Archive | December, 2016

The Addiction Story

3 Dec

Every time I visited the government hospital, I never paid any heed to the half torn, faded posters that preached about the harmful effects of addiction. I was pompous enough to believe that it would never happen to me, that I was strong enough to never fall into the trap, that I could never be the pitiable person they depicted, the one who lay half-dead on the hospital bed.

I had always glanced at the cigarette boxes, which warned us about how smoking causes cancer, earlier with a one line statutory warning, and later with horrific images, which have only been getting larger and larger over the years. The warning never affected me, because I knew that I wasn’t foolish enough to let something else govern my life, enough to insidiously render me powerless, at its mercy for my survival. I always managed to find a way to ridicule the advertisement at the beginning of a movie, at any theatre in India, mocking the poor acting by the characters in the advertisement, at the outright portrayal of doom which they implied was sure to befall on you if you succumbed to your temptations. I mocked because I knew that I was safe, far away from cigarettes, or alcohol, or any other drug. I prided myself on the ground that I was a sensible, independent, well-informed young woman, who would never voluntarily give in to cravings, regarding how fatal they can prove to be, and hence, was at a self-appointed higher position from which I could look down at the other humans who had given away their souls to the devil.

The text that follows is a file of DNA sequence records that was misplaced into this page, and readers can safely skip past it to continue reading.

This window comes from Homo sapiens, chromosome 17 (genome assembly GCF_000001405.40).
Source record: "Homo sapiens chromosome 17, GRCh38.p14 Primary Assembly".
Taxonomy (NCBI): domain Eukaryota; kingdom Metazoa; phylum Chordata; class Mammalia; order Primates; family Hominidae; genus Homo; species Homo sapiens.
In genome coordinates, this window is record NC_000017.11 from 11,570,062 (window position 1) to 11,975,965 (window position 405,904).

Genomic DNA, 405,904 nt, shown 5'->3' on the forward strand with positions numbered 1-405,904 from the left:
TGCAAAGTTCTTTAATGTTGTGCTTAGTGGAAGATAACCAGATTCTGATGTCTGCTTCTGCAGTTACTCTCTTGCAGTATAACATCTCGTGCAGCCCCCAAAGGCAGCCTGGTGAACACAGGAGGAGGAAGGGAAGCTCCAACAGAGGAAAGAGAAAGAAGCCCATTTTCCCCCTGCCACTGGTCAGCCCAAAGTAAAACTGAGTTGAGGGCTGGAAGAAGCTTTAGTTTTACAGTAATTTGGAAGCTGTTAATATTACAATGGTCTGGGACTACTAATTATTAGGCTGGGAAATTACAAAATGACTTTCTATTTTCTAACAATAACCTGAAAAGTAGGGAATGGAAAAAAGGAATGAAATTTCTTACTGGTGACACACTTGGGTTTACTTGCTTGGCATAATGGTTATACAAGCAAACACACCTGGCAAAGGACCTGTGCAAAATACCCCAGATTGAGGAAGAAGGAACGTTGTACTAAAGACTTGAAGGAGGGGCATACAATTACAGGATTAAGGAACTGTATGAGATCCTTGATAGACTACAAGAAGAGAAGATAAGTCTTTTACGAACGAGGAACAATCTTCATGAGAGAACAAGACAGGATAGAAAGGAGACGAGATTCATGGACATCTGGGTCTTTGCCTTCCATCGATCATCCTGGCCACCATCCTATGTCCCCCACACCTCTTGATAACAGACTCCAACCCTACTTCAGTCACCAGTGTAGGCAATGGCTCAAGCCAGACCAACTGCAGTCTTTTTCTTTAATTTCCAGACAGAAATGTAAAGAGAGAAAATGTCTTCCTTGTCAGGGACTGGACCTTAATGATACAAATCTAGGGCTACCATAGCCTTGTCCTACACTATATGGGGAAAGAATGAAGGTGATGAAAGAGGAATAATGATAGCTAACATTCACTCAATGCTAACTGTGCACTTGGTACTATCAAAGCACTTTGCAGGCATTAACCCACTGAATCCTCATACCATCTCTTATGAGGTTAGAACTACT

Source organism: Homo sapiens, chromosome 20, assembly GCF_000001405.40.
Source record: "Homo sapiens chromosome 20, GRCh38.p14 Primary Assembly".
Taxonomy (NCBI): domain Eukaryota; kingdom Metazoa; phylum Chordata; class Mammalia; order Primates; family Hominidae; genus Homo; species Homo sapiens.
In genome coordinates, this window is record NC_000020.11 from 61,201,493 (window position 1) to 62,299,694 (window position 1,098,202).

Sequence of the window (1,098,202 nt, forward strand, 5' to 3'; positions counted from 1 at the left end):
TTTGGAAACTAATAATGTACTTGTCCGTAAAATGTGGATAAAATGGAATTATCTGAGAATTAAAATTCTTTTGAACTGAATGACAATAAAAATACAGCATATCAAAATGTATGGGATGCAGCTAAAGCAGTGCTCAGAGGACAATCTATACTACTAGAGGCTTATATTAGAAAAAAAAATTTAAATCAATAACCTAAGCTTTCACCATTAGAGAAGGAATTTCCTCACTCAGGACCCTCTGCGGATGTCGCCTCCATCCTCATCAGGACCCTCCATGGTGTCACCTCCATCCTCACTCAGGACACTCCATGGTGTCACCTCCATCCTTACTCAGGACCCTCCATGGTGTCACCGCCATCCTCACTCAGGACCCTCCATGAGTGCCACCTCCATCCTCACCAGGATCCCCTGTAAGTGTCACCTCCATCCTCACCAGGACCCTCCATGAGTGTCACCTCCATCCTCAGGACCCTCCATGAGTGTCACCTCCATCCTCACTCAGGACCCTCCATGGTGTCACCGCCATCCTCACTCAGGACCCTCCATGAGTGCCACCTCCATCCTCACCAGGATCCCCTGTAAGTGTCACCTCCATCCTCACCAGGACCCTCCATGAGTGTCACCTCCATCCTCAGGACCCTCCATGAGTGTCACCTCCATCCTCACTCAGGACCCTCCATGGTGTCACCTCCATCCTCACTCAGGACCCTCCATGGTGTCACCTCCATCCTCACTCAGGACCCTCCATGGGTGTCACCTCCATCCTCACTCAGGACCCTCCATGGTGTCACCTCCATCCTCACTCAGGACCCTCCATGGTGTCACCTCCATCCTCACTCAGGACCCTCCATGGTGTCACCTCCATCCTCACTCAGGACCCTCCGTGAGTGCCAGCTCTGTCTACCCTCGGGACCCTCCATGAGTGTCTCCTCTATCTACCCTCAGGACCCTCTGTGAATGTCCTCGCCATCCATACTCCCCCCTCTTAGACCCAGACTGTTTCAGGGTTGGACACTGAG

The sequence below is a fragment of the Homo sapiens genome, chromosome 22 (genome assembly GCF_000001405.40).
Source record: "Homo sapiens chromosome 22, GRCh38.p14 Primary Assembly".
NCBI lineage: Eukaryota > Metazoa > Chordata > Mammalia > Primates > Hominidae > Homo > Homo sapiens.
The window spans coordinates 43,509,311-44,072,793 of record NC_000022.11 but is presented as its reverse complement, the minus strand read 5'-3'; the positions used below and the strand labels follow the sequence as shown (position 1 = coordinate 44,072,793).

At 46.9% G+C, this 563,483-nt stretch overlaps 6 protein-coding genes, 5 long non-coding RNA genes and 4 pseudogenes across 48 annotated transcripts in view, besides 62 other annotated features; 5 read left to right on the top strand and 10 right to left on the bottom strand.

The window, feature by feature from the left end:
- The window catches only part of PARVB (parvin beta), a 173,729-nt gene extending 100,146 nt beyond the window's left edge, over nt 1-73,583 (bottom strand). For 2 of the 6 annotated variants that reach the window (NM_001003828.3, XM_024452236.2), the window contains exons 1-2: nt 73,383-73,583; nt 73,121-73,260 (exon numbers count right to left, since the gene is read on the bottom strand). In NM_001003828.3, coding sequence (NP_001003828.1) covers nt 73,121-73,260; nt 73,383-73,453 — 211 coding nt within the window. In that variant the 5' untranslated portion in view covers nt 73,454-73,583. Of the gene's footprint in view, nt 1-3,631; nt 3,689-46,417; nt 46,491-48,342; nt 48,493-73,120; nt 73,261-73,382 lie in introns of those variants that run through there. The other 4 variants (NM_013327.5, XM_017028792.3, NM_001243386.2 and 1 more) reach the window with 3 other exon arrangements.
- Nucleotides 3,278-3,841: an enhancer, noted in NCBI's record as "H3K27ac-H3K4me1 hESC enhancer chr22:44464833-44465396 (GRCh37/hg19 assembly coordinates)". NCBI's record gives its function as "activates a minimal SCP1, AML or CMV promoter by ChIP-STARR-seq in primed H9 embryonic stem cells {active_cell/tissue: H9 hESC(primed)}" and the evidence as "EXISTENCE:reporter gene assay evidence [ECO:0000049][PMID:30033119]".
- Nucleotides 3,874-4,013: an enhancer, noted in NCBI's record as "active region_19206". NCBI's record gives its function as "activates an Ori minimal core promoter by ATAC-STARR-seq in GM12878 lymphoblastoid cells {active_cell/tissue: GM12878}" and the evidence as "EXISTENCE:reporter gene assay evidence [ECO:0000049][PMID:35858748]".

Until I met you.

As soon as I started to get to know you, my ground slowly started slipping from under my feet, and I found myself falling in love with you. I could feel myself falling, but the fall was sweet, and I let myself loose, falling down from my self-appointed higher position, and into levels way under the earth. Moments of self-doubt crept into my head, but aided by the notorious Cupid, I managed to shoot them down, convincing myself that my condition wasn’t the same as that of the young boy who started smoking marijuana occasionally with his friends just for recreation, but the high was so sweet that he slowly started smoking it every day, and soon, all day every day.

Initially reluctant about the possibility of it turning into a routine, I soon started speaking to you every night on the phone, giggling and blushing. I used to feel light in my head, almost dizzy, quite like the woman who drinks alcohol every day, until she’s inebriated enough to allow herself to be happy. Cupid’s aim had started to get better by then, and he could easily shoot down the balloons of doubt even before I could see them.

Days turned into months, and then into years, and when things between you and me got over at the end of the two years, I couldn’t even recall the exact moment I had started getting addicted to you. My mouth did not have any blisters or ulcers to show for proof, nor had my liver or lungs started to degenerate; but my heart felt hollow, and my soul felt battered. I sat on my bedroom floor, hours of tears dried up on my face, with not a grain of energy left in my body and soul to fight the craving that consumed my heart. And I dialed your number, and again, and again, drawing comfort from the sound of your voice mail. I looked around for my old accomplice desperately, only to realize that Cupid was after all, just the devil in disguise.

The haze gradually lifted, and it dawned upon me, that after months of consuming my addiction, it had finally consumed me.

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